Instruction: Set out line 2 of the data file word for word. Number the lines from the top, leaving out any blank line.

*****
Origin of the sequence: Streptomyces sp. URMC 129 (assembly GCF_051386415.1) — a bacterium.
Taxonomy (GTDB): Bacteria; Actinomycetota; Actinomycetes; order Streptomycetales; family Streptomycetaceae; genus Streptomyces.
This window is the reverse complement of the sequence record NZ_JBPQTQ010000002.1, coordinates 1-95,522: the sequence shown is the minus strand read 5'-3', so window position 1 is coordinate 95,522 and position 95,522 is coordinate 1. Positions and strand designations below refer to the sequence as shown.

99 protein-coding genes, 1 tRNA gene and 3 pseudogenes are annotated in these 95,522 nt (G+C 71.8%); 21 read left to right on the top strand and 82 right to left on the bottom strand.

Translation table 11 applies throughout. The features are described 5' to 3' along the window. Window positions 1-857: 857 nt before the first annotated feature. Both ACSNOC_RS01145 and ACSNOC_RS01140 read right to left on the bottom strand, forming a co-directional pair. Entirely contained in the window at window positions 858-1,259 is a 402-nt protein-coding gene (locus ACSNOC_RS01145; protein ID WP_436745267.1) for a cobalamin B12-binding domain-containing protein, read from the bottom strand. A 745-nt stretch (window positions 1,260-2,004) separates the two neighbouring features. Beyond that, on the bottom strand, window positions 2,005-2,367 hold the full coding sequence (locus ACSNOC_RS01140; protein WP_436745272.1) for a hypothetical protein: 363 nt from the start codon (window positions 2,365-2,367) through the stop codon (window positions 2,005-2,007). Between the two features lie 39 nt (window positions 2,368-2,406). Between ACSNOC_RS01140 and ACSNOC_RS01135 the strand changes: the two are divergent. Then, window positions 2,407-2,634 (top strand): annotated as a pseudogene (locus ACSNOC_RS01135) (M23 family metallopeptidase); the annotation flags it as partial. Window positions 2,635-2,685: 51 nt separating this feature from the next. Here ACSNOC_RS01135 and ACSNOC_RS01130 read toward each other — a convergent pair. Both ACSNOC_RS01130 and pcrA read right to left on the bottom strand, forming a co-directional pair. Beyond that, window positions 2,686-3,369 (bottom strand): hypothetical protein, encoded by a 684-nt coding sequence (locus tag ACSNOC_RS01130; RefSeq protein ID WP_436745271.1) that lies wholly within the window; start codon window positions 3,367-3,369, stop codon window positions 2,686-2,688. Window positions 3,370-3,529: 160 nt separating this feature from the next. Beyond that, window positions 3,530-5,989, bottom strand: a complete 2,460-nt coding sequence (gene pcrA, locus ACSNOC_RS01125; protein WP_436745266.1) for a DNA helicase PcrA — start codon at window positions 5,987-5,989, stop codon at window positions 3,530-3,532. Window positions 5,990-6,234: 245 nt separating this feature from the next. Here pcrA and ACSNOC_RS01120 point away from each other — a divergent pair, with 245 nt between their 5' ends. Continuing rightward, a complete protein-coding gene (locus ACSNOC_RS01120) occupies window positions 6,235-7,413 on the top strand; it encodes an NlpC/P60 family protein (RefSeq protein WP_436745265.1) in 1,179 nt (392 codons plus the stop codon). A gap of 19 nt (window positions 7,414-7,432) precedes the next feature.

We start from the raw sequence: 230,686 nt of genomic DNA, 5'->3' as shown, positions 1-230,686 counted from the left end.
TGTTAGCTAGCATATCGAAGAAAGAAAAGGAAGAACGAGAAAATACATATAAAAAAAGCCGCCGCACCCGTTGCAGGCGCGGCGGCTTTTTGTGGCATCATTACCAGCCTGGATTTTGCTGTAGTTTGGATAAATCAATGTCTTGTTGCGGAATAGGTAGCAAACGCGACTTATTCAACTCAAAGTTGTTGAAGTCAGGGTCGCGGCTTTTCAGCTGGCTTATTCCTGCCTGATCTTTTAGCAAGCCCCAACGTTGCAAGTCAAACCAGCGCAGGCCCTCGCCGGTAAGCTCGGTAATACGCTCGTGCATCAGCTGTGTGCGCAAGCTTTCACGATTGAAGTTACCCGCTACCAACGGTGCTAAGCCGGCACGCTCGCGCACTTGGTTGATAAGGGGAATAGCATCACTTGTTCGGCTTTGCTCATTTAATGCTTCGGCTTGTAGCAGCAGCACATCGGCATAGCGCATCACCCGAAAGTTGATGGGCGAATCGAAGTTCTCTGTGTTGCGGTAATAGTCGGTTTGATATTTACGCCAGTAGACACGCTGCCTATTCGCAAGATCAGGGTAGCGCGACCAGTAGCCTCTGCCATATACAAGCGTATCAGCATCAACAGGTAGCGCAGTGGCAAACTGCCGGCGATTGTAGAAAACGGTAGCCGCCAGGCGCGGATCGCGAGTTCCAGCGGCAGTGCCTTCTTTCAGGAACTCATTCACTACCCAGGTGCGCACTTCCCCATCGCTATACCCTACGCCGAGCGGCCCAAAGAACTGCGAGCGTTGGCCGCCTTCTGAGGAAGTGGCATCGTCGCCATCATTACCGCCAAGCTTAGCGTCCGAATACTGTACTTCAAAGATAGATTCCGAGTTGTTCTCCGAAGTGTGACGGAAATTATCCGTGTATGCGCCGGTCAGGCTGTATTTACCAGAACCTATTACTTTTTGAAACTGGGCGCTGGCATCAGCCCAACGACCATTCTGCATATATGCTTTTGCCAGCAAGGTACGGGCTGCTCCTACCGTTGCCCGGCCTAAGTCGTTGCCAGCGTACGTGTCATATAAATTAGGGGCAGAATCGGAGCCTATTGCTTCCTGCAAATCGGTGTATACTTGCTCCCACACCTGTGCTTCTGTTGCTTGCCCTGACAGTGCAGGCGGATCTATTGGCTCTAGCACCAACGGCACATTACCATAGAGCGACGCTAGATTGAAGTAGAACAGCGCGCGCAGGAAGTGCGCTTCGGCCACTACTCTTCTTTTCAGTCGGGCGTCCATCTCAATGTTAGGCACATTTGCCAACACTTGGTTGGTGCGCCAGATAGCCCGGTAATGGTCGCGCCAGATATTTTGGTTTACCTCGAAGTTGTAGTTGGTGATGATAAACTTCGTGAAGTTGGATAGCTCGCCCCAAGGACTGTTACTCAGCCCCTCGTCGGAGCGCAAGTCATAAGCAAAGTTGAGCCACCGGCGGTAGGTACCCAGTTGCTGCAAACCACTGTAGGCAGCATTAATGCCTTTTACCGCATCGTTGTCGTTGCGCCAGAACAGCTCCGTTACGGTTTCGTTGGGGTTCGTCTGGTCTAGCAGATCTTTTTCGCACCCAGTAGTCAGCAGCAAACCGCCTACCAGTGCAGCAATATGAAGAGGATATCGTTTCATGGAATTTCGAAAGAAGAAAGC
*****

Taxonomy (GTDB): Bacteria; Actinomycetota; Actinomycetes; order Streptomycetales; family Streptomycetaceae; genus Streptomyces.